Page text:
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s.williamson in Muncy, Pennsylvania

39 months ago

Best comment I have ever seen on this forum. This is the attitude you should have, upon embarking on your new career.

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Sneji in Granada Hills, California

39 months ago

s.williamson in Muncy, Pennsylvania said: Best comment I have ever seen on this forum. This is the attitude you should have, upon embarking on your new career.

Easy to say.....

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Ekaterina in Toronto, Ontario

39 months ago

I'm HR consultant looking for geologists,chief geologists, exploration managers and mining professionals for my clients all over the world.
I can't guarantee a job but an additional opportunity to find it. All interested can contact me by e-mail: e.kimaeva@inbox.com
Best regards,
Ekaterina

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McNutty in Massapequa, New York

37 months ago

Ive read some pretty depressing posts on here, Whew- I was hoping someone with some experience in Geology could give a breakdown of what types of jobs catagories there are in Geology. Let me say, Im 32 I have a degree in Business, hated the work, landed a job as a Driller -Stabo work, and I bumped elbows with some geologists. I actually like drilling as sadistic as that seems. I decided to study Geology, and I really want to land a job on an oil rig, or in some remote location somewhere near the corner of the earth getting really dirty, freezing cold, and attacked by bears or something. Can anyone suggest, what path to take in my studies to get me the best chance of landing that sweet job. No joke as funny as it seems. I will do whatever it takes to land a job in some remote mountain region, desert, or ocean!

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jake noneyour in salt lake city, Utah

37 months ago

McNutty in Massapequa, New York said: Ive read some pretty depressing posts on here, Whew- I was hoping someone with some experience in Geology could give a breakdown of what types of jobs catagories there are in Geology. Let me say, Im 32 I have a degree in Business, hated the work, landed a job as a Driller -Stabo work, and I bumped elbows with some geologists. I actually like drilling as sadistic as that seems. I decided to study Geology, and I really want to land a job on an oil rig, or in some remote location somewhere near the corner of the earth getting really dirty, freezing cold, and attacked by bears or something. Can anyone suggest, what path to take in my studies to get me the best chance of landing that sweet job. No joke as funny as it seems. I will do whatever it takes to land a job in some remote mountain region, desert, or ocean!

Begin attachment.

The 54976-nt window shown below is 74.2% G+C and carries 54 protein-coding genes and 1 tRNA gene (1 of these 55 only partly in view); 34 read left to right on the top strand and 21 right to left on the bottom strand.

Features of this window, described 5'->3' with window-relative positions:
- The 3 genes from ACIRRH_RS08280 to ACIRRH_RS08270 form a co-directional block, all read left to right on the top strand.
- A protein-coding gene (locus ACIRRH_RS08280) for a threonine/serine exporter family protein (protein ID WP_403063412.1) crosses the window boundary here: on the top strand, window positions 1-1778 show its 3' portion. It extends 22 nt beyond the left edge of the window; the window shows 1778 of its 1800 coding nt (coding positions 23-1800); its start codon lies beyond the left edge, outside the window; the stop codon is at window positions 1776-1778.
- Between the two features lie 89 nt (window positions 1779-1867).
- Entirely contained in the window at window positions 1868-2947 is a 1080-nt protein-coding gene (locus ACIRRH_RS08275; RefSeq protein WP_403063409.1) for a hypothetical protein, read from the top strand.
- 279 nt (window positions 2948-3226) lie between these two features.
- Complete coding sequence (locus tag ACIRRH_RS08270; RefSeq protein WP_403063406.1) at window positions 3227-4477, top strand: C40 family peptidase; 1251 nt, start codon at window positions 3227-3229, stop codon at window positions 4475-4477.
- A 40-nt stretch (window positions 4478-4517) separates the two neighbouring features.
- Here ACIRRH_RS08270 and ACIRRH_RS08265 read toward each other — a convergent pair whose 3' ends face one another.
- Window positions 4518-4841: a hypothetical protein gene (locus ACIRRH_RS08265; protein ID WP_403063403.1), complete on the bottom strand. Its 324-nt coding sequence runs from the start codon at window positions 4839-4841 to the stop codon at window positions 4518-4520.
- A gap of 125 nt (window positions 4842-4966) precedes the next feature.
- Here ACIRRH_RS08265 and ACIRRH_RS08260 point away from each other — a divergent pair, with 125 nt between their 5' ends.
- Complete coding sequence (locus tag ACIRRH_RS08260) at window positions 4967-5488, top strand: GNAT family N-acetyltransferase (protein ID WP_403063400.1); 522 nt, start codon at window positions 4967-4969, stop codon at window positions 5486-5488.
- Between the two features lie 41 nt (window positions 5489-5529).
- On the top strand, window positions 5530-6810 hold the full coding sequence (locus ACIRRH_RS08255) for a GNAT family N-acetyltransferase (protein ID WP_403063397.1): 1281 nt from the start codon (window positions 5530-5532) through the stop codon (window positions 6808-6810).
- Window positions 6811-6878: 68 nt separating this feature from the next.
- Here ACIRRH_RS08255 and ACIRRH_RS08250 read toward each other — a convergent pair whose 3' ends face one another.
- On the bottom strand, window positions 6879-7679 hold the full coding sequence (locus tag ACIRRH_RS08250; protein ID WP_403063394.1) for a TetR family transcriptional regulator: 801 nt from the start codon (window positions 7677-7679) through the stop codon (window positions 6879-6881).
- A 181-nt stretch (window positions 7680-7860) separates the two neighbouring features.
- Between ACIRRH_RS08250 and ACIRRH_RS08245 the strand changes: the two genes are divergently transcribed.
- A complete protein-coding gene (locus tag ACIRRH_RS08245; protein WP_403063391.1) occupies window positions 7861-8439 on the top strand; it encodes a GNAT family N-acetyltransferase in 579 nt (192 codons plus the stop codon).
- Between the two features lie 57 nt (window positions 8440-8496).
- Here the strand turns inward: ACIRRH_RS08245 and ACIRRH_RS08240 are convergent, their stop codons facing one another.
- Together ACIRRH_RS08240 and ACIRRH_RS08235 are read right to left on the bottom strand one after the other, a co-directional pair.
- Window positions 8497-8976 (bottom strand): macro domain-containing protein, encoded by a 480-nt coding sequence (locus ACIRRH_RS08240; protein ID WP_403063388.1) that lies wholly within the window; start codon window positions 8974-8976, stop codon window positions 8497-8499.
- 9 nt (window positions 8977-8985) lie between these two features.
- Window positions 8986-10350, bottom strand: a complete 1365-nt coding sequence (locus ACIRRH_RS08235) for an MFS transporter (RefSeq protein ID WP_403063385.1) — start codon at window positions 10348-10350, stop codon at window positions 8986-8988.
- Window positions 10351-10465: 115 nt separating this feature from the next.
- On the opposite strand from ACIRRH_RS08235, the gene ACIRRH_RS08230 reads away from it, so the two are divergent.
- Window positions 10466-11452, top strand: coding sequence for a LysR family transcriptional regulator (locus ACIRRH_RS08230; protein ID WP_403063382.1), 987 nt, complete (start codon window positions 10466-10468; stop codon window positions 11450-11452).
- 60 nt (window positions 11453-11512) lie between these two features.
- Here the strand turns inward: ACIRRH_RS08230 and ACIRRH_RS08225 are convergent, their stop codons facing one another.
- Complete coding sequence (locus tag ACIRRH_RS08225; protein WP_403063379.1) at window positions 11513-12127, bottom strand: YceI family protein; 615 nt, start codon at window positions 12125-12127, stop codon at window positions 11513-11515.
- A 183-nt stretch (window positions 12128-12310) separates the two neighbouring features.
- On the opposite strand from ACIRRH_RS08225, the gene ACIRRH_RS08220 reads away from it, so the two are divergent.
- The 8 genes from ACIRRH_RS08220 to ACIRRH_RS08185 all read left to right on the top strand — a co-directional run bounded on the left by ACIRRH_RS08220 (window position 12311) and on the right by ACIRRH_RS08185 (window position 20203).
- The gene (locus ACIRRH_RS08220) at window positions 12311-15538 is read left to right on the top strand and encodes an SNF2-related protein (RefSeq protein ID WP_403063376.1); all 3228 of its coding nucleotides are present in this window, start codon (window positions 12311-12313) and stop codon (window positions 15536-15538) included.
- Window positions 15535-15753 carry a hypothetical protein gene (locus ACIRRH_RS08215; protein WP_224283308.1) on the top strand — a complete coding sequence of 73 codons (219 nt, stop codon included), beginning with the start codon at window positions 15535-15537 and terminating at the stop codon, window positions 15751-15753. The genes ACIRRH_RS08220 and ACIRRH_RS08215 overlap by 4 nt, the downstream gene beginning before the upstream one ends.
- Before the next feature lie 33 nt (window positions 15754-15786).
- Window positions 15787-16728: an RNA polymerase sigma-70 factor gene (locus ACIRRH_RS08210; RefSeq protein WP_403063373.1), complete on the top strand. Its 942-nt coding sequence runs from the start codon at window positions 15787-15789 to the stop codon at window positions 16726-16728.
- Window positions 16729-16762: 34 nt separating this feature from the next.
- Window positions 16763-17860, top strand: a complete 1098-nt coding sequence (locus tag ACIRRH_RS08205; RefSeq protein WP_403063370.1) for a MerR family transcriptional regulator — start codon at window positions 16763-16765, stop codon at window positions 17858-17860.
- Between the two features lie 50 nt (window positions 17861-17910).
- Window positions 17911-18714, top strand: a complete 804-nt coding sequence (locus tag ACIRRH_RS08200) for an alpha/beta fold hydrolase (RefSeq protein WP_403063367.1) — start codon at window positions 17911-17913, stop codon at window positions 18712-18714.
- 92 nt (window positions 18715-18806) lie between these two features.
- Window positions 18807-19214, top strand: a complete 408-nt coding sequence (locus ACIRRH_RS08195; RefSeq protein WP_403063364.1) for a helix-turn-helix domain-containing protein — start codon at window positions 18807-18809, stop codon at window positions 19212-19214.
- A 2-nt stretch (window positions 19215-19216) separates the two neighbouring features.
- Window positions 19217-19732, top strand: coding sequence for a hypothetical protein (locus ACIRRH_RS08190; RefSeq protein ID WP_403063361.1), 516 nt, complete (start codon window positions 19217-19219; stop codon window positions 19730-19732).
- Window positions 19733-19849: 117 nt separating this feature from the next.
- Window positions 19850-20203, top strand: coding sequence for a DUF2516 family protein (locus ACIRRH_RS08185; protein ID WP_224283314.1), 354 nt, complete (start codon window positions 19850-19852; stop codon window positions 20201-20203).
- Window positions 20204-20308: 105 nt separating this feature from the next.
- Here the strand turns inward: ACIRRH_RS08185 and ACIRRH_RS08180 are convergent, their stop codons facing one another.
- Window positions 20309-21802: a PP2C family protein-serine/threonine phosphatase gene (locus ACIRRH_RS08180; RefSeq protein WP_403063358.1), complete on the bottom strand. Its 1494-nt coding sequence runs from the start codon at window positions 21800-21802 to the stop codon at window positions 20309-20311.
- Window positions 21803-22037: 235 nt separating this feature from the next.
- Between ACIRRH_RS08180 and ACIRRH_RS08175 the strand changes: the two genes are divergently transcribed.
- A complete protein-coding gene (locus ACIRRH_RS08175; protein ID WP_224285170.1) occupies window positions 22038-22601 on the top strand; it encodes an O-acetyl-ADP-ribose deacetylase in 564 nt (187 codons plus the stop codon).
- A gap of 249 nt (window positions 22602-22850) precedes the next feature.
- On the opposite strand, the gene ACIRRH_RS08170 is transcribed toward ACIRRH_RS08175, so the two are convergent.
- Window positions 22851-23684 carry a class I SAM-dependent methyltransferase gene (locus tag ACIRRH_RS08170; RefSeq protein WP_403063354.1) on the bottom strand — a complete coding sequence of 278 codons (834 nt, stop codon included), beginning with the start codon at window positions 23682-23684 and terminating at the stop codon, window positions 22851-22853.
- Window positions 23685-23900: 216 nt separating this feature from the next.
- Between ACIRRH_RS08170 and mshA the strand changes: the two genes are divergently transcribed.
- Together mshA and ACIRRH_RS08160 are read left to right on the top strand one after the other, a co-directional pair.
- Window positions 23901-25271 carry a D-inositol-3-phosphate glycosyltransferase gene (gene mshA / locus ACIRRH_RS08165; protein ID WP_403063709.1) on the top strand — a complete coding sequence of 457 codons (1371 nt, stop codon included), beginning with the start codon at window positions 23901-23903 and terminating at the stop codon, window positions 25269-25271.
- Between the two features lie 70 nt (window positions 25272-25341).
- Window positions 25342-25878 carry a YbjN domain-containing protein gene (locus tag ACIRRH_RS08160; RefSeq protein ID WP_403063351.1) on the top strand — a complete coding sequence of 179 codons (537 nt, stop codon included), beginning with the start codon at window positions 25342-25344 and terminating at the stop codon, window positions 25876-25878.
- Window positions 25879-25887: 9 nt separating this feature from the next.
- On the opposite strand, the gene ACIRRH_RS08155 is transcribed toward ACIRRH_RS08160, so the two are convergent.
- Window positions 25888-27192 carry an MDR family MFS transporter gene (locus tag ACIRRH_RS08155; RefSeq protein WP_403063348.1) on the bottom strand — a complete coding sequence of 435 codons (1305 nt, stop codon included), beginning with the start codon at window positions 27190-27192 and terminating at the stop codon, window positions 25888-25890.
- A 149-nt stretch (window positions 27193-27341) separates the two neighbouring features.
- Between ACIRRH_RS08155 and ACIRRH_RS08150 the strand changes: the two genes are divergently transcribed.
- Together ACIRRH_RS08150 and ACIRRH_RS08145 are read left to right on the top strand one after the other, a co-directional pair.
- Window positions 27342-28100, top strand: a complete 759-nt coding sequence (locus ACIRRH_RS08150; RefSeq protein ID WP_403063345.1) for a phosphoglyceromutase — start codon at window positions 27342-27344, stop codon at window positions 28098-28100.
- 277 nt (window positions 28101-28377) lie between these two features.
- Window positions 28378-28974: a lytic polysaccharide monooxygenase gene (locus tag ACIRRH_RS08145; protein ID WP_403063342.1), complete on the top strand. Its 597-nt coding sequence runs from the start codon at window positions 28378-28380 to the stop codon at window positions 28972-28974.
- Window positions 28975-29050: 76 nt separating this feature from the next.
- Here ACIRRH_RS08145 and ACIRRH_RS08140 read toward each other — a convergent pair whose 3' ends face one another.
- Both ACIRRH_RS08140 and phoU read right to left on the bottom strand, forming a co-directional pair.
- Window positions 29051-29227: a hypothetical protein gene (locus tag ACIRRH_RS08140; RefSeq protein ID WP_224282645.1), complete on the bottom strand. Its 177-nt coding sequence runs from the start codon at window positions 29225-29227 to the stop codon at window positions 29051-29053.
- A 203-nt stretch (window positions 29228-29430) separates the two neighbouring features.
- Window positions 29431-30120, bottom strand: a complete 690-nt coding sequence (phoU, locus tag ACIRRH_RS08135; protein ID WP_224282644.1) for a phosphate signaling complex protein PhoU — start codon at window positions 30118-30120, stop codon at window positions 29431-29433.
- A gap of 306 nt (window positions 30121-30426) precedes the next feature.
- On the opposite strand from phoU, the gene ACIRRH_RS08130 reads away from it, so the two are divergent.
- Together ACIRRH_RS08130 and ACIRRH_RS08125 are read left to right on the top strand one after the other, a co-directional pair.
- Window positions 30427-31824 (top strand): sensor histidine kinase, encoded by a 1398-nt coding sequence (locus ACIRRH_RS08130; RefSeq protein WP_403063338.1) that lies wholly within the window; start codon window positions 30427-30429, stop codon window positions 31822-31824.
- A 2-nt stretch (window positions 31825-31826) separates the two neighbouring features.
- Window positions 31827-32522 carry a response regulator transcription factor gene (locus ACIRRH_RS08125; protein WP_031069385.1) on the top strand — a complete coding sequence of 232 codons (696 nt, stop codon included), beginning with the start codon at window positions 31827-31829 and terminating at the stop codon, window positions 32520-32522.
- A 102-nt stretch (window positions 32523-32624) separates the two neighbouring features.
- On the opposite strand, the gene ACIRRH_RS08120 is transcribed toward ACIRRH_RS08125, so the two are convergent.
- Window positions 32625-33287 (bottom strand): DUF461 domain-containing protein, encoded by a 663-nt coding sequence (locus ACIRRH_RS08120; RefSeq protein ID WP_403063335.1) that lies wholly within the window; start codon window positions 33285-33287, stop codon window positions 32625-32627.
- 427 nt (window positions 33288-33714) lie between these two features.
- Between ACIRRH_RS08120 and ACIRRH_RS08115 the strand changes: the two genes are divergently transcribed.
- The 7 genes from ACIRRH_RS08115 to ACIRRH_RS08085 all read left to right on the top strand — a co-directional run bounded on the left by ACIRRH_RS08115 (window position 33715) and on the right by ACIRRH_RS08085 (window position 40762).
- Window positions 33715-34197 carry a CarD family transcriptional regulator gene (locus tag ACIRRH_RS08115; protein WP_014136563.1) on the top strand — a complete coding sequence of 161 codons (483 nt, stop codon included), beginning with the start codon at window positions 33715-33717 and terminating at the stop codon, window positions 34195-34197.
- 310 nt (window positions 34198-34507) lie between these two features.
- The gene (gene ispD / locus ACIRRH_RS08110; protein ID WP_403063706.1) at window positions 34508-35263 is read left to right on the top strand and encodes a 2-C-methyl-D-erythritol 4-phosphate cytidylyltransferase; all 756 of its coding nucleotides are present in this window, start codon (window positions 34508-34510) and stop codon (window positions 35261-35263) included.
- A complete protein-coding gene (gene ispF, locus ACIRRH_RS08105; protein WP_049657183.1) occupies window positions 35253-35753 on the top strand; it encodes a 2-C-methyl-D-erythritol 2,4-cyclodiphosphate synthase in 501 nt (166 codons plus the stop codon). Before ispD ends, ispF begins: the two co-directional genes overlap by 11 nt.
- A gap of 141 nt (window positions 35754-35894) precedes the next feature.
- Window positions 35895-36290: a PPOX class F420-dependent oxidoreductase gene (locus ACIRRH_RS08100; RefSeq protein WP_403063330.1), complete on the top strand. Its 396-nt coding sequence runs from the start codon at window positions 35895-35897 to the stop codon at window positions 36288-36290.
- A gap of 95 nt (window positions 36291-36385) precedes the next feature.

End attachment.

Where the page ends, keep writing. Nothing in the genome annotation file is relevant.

I work for an oil service company and just got off an offshore rig in the Gulf. I am a mudlogger or "mud logging geologist" to be fancy. I obtained a degree in Geology and didn't specialize in anything specific. It depends what you really want to do, if it's oil go for petroleum engineering, if it's mining go to a school of mining and engineering, Montana has a good one. But really a straight geo degree will do, but it may be a little harder to find a job. It took me about a year. Right now things are booming in the Gulf as the Moratorium situation is dying down. I am new at my job, just 4 months in and I have done so much, traveled to different countries for training, worked along side wellsite geologists, and many more!

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jake noneyour in salt lake city, Utah

37 months ago

McNutty in Massapequa, New York said: Ive read some pretty depressing posts on here, Whew- I was hoping someone with some experience in Geology could give a breakdown of what types of jobs catagories there are in Geology. Let me say, Im 32 I have a degree in Business, hated the work, landed a job as a Driller -Stabo work, and I bumped elbows with some geologists. I actually like drilling as sadistic as that seems. I decided to study Geology, and I really want to land a job on an oil rig, or in some remote location somewhere near the corner of the earth getting really dirty, freezing cold, and attacked by bears or something. Can anyone suggest, what path to take in my studies to get me the best chance of landing that sweet job. No joke as funny as it seems. I will do whatever it takes to land a job in some remote mountain region, desert, or ocean!